The discovery of fluted spear points in northwest Alaska strongly suggests that early humans carrying American technology lived on the central Bering Land Bridge about 12,000 years ago.
The findings show that the peopling of the Americas was more complex than previously believed, scientists say.
For the new study, researchers focused on an area in Alaska called Serpentine Hot Springs, now part of the Bering Land Bridge National Preserve located on the Seward Peninsula. Park archaeologists in 2005 discovered a fragment of a fluted spear point, long known as a hallmark of North American Paleoindian cultures. More fluted points were found in a later excavation.
“This shows for sure that there were humans on the land bridge by the end of the Ice Age, 12,000 years ago, because the spear points were found with charcoal and bone radiocarbon dated to that time,” says Ted Goebel, professor of anthropology at Texas A&M University.
Who and from where?
“Several of the spear points were found in our excavation along with charred animal bones, probably caribou, which ancient humans butchered and ate there at the site. So the question becomes, ‘Who were these people, and where did they come from?”‘
Among the earliest residents of North America were members of the Clovis culture, thought to date to about 13,000 years ago. Clovis people specifically fashioned their stone spear tips with grooved, or fluted, bases.
Such human-made projectile points have been known in Alaska since 1947, having been found at as many as 20 different archaeological sites.
“But no one has been able to determine the age of fluted points in Alaska—were they younger, the same age as, or older than the Clovis residents in temperate North America?” Goebel says.
Scientists have chiefly considered two scenarios about Alaska’s fluted point makers: either they were a pre-Clovis population that moved southward at the end of the Pleistocene era, or they were post-Clovis migrants who spread from south to north.
“The evidence from Serpentine supports the second theory—that either Paleoindian people or technologies were moving in a reverse migration pattern, from south to north, or more specifically, from the high plains of central Canada in a northerly direction into Alaska,” he says.
The findings, published online in Journal of Archaeological Science, show new possibilities about when and from where the early settlers of the Bering land bridge arrived.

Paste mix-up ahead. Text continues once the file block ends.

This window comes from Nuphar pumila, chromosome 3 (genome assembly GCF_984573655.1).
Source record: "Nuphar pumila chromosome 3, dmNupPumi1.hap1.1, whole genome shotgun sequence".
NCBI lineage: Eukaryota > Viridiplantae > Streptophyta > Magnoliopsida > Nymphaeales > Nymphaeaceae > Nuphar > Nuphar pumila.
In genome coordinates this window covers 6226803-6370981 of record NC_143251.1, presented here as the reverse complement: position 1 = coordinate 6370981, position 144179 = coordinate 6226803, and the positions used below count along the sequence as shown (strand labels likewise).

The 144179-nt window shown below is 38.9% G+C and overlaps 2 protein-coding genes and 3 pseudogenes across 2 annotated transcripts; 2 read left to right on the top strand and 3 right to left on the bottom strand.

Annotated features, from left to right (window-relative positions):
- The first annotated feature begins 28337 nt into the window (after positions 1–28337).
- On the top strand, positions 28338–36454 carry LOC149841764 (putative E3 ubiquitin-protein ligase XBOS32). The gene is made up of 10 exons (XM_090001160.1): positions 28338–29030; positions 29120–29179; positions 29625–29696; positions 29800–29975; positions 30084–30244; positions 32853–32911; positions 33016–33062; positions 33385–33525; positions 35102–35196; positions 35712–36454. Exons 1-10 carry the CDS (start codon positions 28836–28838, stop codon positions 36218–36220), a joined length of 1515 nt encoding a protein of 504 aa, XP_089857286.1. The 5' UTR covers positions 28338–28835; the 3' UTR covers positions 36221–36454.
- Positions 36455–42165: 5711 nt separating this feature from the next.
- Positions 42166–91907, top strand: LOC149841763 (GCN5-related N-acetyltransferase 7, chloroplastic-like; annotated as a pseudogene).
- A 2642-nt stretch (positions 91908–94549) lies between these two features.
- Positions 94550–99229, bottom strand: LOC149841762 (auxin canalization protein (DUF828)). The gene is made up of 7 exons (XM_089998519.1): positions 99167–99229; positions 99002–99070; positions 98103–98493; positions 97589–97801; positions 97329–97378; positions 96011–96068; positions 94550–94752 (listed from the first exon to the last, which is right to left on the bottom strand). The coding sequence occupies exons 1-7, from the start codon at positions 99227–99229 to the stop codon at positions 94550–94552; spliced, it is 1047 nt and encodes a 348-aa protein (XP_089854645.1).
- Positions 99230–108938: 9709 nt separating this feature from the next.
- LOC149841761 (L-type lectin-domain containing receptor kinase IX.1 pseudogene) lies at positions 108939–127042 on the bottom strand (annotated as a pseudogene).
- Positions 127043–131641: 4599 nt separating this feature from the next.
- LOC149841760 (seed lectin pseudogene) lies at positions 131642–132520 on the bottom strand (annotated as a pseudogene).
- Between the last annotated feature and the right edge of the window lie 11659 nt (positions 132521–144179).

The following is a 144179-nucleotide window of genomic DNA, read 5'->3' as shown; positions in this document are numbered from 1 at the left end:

“Not all of Beringia’s early residents may have come from Siberia, as we have traditionally thought,” Goebel says.
“Some may have come from America instead, although millennia after the initial migration across the land bridge from Asia. If the fluted points do not represent a human migration, they at least indicate the surprisingly early spread of an American technology into Arctic Alaska.”
On the move
Fluted points were used by the Serpentine residents as weapon tips for hunting large animals, such as caribou or bison. The bow and arrow would not appear in Alaska for several thousand more years.
“We know these early settlers were very mobile—they traveled great distances,” Goebel says. “Humans carried tools made of the volcanic glass called obsidian to the site from nearly 300 miles inland in central Alaska. The artifacts and other debris they left behind suggests very short stays, perhaps just several days and nights.
“Nonetheless, fluted points have yet to be found in neighboring Chukotka (in Russia) suggesting that the fluted-point makers never made it any further west than the Seward Peninsula. By 12,000 years ago, the land bridge was becoming swamped by the rising Bering and Chukchi seas.”
Researchers from Baylor University, the University of Georgia, the National Park Service, the Bureau of Land Management and the Desert Research Institute contributed to the project, that was funded by the National Science Foundation, the National Geographic Society, and National Park Service’s Shared Beringia Heritage Program.
Source: Texas A&M University